What is studied and analyzed about a boxer in order to grasp the full importance of his profile and rate them properly?

· Record – This gives you an idea in numbers of fights, won, lost, and draws, plus wins by KO.

· Level and quality of opposition – It is necessary to study the opponents who the boxer has faced.

· Site of the fights – It is analyzed if he fights at home, if he is the favorite, or if he is the visitor with factors against him. An important element is if he fights abroad and internationally.

· Recent activity – It is analyzed if he is an active boxer if he is a prospect, an established boxer, or a veteran in decline.

· Recent results – The results of his last fights are analyzed.

· High-level fights – Having high-level rivals, championship fight

ts and experience is a very important factor to be considered.

Other considerations that are relevant:

· The decisiveness of his victories.

· Victories in major fights.

· Amateur career.

· Behavior in their private life.

· Activity in WBC regional championship fights.


An intangible aspect involves seasoned experts contributing with their personal opinion of those boxers that they see in their regions.

The WBC rates 40 fighters per division and we have a unique requirement. To be rated, the fighter must enroll in the “Clean Boxing Program,” which is a worldwide, random anti-doping program administered by VADA. If the athlete does not accept to enroll, he is removed from the rankings and not allowed to compete in fights of our organization.

The rankings list only and exclusively involves the boxers eligible to compete in the world championship of our organization. Boxers who are committed to fight in another organization are not ranked, simply because they are not eligible to fight for the WBC as they have other commitments.

The world champion has the obligation to fight the official challenger of the division once a year. The official challenger is not necessarily ranked #1. To reach this privileged position, you must win a final elimination fight or be voted by the WBC Board of Governors and ratified as Mandatory Contender.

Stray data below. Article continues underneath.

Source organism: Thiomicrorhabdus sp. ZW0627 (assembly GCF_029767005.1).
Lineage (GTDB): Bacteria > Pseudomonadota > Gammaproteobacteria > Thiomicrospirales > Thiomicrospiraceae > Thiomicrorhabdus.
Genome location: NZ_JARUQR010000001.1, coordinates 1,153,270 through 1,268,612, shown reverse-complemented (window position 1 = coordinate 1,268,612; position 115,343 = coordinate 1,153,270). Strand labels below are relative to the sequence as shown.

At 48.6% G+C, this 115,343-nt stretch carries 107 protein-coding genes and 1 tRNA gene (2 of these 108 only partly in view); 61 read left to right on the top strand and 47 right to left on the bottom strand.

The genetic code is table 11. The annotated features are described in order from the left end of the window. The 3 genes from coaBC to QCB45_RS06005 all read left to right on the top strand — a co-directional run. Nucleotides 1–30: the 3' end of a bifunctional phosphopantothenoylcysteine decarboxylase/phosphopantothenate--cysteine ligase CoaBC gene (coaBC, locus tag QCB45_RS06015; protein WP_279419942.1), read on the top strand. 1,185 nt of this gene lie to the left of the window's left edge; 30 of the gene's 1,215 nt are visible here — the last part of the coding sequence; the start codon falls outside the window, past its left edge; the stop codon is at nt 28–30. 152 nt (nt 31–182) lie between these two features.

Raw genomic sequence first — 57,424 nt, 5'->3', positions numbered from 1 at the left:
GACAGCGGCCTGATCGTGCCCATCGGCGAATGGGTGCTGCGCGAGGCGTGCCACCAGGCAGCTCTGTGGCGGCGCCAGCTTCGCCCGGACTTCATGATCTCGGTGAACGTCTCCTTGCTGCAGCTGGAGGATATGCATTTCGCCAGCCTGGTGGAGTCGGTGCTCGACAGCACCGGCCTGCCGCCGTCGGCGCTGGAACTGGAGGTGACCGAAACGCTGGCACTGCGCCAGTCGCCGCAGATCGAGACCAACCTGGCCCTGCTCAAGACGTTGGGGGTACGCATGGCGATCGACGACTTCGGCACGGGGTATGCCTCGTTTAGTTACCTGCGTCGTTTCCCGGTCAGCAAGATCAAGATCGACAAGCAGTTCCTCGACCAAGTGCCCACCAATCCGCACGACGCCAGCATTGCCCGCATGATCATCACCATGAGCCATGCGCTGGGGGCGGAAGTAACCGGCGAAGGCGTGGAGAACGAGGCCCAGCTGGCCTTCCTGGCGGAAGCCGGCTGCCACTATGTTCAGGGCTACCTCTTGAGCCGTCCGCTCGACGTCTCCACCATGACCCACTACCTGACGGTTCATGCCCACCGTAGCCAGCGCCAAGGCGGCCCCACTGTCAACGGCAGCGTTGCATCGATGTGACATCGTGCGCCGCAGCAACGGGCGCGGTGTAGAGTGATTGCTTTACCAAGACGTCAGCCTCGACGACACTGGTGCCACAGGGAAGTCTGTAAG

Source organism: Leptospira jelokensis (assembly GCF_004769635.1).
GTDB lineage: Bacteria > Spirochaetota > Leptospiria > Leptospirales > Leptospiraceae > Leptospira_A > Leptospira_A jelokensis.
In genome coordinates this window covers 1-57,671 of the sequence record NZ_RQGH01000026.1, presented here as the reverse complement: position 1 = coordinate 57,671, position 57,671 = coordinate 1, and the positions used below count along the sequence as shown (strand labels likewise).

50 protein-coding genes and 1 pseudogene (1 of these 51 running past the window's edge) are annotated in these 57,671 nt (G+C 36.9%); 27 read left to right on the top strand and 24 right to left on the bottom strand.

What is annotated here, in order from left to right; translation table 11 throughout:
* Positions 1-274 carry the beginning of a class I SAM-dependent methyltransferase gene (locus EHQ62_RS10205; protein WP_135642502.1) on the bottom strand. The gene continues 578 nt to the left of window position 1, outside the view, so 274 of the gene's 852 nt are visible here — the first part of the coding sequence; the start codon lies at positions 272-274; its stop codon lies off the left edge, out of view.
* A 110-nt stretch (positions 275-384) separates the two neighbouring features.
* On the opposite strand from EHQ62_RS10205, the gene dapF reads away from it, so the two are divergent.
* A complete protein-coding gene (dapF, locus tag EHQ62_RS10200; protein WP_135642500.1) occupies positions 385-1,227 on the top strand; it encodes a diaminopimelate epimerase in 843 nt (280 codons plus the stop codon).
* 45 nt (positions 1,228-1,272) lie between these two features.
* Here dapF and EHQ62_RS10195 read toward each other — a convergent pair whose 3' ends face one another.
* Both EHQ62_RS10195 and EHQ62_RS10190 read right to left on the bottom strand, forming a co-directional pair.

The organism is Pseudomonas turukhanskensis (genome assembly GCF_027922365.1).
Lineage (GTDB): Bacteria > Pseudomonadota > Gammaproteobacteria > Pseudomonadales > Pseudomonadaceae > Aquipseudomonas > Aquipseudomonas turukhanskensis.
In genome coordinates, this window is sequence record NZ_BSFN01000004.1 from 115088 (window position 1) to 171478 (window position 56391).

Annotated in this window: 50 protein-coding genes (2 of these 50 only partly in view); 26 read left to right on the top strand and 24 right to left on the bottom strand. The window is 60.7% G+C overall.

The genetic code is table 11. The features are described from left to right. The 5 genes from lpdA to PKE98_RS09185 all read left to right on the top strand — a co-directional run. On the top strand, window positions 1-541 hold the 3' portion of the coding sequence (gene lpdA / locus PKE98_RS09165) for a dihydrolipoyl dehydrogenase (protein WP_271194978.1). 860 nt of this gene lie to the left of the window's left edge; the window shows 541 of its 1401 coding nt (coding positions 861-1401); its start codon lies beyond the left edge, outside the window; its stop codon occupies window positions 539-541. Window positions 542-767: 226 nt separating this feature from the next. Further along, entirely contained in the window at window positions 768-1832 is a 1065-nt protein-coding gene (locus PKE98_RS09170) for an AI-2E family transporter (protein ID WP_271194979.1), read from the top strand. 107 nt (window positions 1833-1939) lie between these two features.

The dream of every boxer is one day to conquer the Green and Gold Belt of the WBC, and the first step is to be rated. There are so many stories from legendary boxers remembering the day they saw their name for the first time in the rankings!

Did you know? Julio Cesar Chavez was a relatively unknown boxer to the boxing world, but not to the WBC. When the super featherweight world championship was vacant in 1984, a fight had to be ordered to crown the new champion.

“Azabache” Martínez was ranked number one and J.C. Chávez was placed at number two. Even against the criticism of some sectors in Europe and the United States, that fight was ordered. This is how one of the great careers in the history of boxing began.

Today’s anecdote:

We were at an annual convention in Cancun and my dad and I made a series of jokes to be recorded with a hidden camera. I remember how I enjoyed planning the joke on the director of the rankings committee, Frank Quill of Australia. In the final session, my Dad asked me to give the following message to Frank:

“Frank, my dad asks us to rank Mike Tyson #1, as he will return to boxing, and he will be fighting our champion Klitschko.” (Tyson had been retired for 7 years) After a prolonged pause and a puzzled face, Frank asked the committee for a break and requested an urgent meeting with Don Jose, which I took with him, and while Frank presented his resignation from the committee, my dad couldn’t stop laughing. Finally, they both enjoyed a very long laugh.

I wish to sincerely thank Don Majeski and Victor Cota for their helpful guide to writing this article.

Thank you. I accept any comments, ideas, or recommendations at contact@wbcboxing.com